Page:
Throwback Thursday | “Beside You” – Van Morrison (1968)

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Benjamin Brewster, Writer/Volunteer

Just one year after cracking the international charts with “Brown Eyed Girl,” Van Morrison relocated to the U.S. Upon arrival, he immersed himself within the intellectualism and hippy poetics of Cambridge, Massachusetts, circa 1968. There, amongst the historic, ivy-covered walls of Harvard and M.I.T., he created Astral Weeks, an album of raw, wild-eyed spiritual transcendence hitherto unrealized in the history of recorded music. A masterpiece of vocals, poetry, experimentation and genuine enlightenment through the sonic medium, Astral Weeks remains a beloved and highly influential album to this day, 52 years after its initial release.

While the record has seen its profile grow significantly over the past half century, it remains a ripe, undiscovered territory for a new generation of music lovers. For those seeking to explore this album for the first time, let us suggest the album’s second track, “Beside You,” as a perfect jumping-off point.

“Way across the country where the hillside mountains glide / The dynamo of your smile caresses the barefoot virgin child to wander…”

“Beside You,” the album’s second track, is a spacey, atmospheric slow-burn, one situated directly between two of the album’s punchiest and most attention grabbing numbers (“Astral Weeks” and “Sweet Thing”). In contrast to these offerings, “Beside You” is a winding and contemplative piece of music, evoking esoteric feelings of serenity and spiritual illumination. The result is a track that is quite simply masterful – a genius that comes down to three main points, which quickly become apparent to you upon first listen.

The first thing you’ll notice about “Beside You” is the dreamy, airy instrumental arrangement slowly building in the background. The album itself is chock-full of sounds like these – from acoustic guitars to wire-brush snares, upright basses, vibraphones, string sections, horns, woodwinds and more. Due to the song’s placement between two giants, the band largely stays in the background, allowing Morrison’s gorgeous voice to soar over their highly impressionistic-yet-minimal ruminations. Only then, after initially lying low, do they build into compelling swells of lush organic sound, which all coincide directly with the dramatic climaxes of each verse throughout the song’s five-minute runtime.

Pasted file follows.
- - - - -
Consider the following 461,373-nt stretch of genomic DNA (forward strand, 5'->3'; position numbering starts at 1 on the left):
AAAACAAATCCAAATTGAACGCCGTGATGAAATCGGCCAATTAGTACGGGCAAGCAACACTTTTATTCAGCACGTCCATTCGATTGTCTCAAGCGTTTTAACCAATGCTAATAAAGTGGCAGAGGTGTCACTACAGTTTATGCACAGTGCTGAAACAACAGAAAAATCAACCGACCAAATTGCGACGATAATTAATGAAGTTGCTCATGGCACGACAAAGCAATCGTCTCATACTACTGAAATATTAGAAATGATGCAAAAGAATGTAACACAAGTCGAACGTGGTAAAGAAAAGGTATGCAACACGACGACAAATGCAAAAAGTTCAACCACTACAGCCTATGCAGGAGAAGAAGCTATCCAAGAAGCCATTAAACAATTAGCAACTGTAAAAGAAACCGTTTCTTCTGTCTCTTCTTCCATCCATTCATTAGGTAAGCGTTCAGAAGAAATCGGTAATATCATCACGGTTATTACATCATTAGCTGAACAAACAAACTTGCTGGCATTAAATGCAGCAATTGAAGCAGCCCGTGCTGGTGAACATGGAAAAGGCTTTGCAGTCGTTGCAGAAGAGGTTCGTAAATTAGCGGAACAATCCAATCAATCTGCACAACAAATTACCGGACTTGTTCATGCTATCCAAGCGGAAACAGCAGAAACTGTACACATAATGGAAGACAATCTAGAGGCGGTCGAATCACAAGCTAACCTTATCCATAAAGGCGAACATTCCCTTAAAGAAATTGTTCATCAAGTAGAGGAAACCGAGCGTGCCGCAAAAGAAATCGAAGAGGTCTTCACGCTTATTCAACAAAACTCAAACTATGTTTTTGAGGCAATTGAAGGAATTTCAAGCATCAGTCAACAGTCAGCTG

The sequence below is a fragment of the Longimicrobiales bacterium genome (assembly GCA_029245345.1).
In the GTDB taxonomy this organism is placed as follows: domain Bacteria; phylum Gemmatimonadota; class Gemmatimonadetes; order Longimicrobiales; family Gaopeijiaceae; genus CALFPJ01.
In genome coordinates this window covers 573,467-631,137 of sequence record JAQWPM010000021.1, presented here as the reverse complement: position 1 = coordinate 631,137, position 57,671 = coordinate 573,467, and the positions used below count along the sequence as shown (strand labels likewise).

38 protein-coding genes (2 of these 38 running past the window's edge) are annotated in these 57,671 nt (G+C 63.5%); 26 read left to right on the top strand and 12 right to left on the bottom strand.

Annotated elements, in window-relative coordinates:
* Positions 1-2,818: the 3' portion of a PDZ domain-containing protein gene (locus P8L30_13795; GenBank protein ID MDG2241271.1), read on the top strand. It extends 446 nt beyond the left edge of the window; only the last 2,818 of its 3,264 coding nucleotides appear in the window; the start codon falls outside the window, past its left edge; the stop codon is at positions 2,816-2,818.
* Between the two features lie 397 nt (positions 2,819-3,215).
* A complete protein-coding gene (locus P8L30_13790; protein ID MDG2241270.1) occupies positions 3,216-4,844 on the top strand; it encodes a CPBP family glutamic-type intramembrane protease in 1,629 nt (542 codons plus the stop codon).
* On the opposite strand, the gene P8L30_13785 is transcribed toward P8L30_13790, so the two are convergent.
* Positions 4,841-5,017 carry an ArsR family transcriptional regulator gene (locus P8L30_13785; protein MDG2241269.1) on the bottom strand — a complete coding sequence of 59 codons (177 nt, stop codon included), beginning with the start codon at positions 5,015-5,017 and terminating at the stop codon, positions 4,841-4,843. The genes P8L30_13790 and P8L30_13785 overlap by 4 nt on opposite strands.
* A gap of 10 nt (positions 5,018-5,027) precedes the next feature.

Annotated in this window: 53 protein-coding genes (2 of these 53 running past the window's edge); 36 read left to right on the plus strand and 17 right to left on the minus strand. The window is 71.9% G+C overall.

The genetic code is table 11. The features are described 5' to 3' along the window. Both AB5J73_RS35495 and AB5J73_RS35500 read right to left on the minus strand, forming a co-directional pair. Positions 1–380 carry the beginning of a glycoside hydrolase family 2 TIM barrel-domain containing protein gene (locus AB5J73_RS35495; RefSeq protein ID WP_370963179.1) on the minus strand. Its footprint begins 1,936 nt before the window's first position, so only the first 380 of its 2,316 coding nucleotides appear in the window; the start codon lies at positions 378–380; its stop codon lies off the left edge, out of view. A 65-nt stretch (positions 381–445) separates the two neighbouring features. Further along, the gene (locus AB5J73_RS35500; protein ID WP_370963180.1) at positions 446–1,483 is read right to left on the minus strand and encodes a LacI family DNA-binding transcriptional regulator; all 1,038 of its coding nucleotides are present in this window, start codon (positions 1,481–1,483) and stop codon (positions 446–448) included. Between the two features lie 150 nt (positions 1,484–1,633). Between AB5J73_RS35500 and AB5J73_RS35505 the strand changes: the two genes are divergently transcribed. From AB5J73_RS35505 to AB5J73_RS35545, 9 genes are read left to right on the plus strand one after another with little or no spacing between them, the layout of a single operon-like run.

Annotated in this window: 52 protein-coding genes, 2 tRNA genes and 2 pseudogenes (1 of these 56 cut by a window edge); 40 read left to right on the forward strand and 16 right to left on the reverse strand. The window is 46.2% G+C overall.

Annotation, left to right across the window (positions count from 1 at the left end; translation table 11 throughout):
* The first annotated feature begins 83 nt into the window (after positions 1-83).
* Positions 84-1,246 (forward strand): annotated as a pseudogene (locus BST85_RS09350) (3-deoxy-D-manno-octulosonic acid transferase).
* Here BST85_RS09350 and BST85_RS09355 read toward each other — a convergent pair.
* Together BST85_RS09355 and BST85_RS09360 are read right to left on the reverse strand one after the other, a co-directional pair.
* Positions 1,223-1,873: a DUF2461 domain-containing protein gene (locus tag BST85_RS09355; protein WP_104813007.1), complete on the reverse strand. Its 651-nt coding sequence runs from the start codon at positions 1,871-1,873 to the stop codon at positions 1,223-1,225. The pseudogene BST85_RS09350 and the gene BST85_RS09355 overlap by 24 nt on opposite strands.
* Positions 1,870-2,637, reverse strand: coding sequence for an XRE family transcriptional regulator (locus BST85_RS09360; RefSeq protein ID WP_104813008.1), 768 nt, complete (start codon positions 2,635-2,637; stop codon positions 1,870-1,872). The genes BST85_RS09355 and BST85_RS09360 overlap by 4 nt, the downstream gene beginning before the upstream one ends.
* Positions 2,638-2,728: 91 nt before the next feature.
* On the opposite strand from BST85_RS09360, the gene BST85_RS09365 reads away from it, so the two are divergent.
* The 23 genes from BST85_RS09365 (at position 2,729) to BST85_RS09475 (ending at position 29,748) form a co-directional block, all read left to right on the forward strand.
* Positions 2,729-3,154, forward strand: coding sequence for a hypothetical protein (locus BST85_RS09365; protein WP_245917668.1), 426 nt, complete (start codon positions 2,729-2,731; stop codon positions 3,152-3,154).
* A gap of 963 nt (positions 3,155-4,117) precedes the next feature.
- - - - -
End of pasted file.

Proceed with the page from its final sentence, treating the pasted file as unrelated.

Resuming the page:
Another key element here is Morrison’s singing voice. While often subjected to a series of tired clichés, such as sounding “volcanic,” “like a roar” or “like Irish whiskey,” Morrison’s voice is truly a singular force of nature. Less comparable to tangible items than it is to abstract immaterial feelings of warmth or dizzying euphoria, Morrison’s voice continuously resonates with the pleading of southern soul, the weary, time-addled croon of old-country wailers, and the urgent, poetic coarseness of classic folk singers – all in equal measure – throughout the record in its entirety. Van Morrison, to this day, remains one of popular music’s most singular and affecting vocal talents, and Astral Weeks showcases this prowess at its most dazzling and arresting peak.

The third and final aspect of “Beside You” is how effortlessly it deploys its lyrical, melodic and instrumental abstractions all at once, specifically in a way that is so seamless and without confliction. Morrison’s lyricism – an expressionistic, stream-of-consciousness collection of loosely associated emotive imagery – meshes wonderfully with the artful, intuitive foundations his band so wonderfully lays down behind him.

Lastly – and most essentially of all – are the beautiful, winding paths he carves through these instrumentals. Morrison’s vocal melodies slice through the dreamy backdrops surrounding him, taking on a highly viscous quality that exists sparingly, if at all, outside the confines of this record. In the same way that water flows until it finds a point of least resistance, Morrison’s voice effortlessly tumbles through a series of cascading melodic escapades, only to settle in the most peculiar of places in mesmerizing and unexpected ways. These melodies – and particularly the fiery and impassioned way he sings them – elevate the song from simple chamber-folk exploration into a genuine musical masterwork. 

“And you’re high on your high-flyin’ cloud /

Wrapped up in your magic shroud as ecstasy surrounds you /

This time it’s found you.”

Feature image retrieved from Mojo Magazine.